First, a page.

Honey Bees vs. Viruses

What we can learn from bees during COVID-19

Diseases are a challenge for all organisms, but especially for social-living species like humans, honey bees and birds due to the increased opportunities for pathogen transmission.  Just as humans have battled with the transmission of deadly viruses like SARS, AIDS and now COVID-19, honey bees have been fighting off devastating viruses like deformed wing virus (DWV), sacbrood virus and black queen cell virus for thousands of years by practicing measures like self-quarantining and using anti-microbials in their hive homes.  Though they share some similar social protective measures to humans, they’ve also got a few other tricks up their sleeve.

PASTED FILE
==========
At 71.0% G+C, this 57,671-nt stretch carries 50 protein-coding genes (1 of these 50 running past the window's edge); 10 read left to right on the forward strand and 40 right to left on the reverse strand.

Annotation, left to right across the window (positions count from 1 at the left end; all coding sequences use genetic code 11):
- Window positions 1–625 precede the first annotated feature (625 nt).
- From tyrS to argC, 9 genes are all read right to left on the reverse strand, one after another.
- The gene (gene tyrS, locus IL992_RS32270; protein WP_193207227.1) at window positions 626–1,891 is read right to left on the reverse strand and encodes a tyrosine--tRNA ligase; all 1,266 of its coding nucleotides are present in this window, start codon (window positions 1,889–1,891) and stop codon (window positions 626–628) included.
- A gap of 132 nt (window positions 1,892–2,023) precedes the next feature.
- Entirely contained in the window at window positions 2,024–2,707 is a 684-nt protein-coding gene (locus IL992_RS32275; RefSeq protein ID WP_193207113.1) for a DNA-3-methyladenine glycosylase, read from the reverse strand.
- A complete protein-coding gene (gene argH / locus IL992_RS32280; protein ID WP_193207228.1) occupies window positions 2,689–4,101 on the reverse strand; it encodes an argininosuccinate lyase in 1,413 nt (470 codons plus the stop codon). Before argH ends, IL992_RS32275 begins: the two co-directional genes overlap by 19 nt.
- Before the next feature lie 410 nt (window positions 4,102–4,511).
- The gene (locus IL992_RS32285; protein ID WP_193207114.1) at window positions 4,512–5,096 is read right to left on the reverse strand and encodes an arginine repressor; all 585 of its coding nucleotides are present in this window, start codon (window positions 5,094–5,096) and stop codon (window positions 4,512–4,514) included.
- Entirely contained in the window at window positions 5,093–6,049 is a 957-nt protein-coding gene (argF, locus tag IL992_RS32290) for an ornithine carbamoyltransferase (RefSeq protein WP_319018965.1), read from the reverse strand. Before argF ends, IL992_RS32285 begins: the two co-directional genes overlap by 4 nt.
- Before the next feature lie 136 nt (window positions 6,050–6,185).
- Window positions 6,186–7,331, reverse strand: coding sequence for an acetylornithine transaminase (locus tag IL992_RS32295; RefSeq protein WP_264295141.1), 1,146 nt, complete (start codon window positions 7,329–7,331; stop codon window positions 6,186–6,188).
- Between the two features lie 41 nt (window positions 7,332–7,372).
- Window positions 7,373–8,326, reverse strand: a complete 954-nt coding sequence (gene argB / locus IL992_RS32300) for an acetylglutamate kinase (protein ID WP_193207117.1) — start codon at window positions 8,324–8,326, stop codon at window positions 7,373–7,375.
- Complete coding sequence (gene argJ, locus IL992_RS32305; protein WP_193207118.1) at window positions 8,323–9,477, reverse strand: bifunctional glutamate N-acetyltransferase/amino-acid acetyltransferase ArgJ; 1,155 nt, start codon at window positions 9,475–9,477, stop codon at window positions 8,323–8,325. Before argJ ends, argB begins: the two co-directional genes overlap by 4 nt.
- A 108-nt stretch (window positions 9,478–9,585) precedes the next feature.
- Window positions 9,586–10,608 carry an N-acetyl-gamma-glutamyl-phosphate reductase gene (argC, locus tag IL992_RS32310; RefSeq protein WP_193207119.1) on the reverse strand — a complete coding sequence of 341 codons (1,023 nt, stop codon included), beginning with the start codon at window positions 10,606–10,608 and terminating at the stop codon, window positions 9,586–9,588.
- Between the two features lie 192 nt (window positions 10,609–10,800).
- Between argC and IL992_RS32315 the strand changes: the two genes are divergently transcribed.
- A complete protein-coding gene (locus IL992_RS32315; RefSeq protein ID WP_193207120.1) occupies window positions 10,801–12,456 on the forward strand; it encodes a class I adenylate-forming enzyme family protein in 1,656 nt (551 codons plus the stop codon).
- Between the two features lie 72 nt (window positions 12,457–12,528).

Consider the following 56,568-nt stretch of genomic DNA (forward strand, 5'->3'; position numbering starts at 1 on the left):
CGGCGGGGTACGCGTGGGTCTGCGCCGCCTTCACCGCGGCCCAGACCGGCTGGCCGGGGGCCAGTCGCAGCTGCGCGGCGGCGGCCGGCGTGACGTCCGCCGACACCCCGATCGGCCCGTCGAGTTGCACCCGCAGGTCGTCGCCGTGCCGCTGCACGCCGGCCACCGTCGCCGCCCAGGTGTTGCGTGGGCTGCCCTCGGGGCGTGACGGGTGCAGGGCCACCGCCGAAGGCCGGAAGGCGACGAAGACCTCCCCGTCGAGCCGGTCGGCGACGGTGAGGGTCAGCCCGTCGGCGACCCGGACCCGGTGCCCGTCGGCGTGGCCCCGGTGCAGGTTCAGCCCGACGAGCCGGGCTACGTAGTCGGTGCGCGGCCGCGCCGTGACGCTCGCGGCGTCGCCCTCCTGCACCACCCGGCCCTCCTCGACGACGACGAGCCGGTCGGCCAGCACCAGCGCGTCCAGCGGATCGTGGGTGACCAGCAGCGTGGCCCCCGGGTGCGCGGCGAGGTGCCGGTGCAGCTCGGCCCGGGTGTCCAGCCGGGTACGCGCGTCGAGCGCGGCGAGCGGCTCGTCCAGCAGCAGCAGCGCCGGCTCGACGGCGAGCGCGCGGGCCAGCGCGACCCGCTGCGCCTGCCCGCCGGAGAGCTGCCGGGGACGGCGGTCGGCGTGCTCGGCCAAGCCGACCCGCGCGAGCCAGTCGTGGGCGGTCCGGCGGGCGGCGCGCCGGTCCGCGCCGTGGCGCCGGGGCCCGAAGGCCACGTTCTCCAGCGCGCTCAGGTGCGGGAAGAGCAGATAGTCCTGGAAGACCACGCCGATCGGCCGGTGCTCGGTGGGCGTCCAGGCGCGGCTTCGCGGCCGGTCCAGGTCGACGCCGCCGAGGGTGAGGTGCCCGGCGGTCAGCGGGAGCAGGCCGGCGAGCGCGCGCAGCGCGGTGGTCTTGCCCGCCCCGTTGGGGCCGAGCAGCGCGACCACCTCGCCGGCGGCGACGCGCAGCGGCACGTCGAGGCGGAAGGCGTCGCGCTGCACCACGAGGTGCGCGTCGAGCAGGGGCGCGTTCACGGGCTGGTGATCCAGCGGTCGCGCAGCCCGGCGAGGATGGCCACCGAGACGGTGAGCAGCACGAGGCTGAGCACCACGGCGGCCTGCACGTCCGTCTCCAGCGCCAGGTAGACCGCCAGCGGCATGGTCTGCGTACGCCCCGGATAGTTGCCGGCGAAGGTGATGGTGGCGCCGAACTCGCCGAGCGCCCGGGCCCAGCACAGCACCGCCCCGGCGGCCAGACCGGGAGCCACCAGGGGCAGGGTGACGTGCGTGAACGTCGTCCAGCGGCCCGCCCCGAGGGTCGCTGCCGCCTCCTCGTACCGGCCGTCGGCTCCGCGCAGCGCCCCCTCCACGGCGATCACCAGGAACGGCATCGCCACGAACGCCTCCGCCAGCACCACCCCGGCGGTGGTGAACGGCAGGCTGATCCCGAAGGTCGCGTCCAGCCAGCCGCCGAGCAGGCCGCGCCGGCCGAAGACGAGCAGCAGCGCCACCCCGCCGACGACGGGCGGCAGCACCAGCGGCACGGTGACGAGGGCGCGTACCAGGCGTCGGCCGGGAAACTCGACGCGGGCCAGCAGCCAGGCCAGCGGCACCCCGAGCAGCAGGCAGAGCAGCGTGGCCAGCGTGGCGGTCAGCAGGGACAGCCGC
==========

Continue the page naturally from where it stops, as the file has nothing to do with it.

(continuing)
All social-living organisms have developed social-level defenses against diseases. In order to prevent the spread of COVID-19, humans are practicing social distancing behaviors, donning protective masks and collectively collaborating to find cures and vaccines.  Eusocial insects like honey bees also display a wide variety of collective defensive behaviors including allogrooming behavior, social fever, antimicrobial secretions, harvesting antimicrobial resins and hygienic behavior.  As we patiently wait for the discovery of a vaccine, let’s take a closer look at how honey bees have evolved to prevent their own viral demise.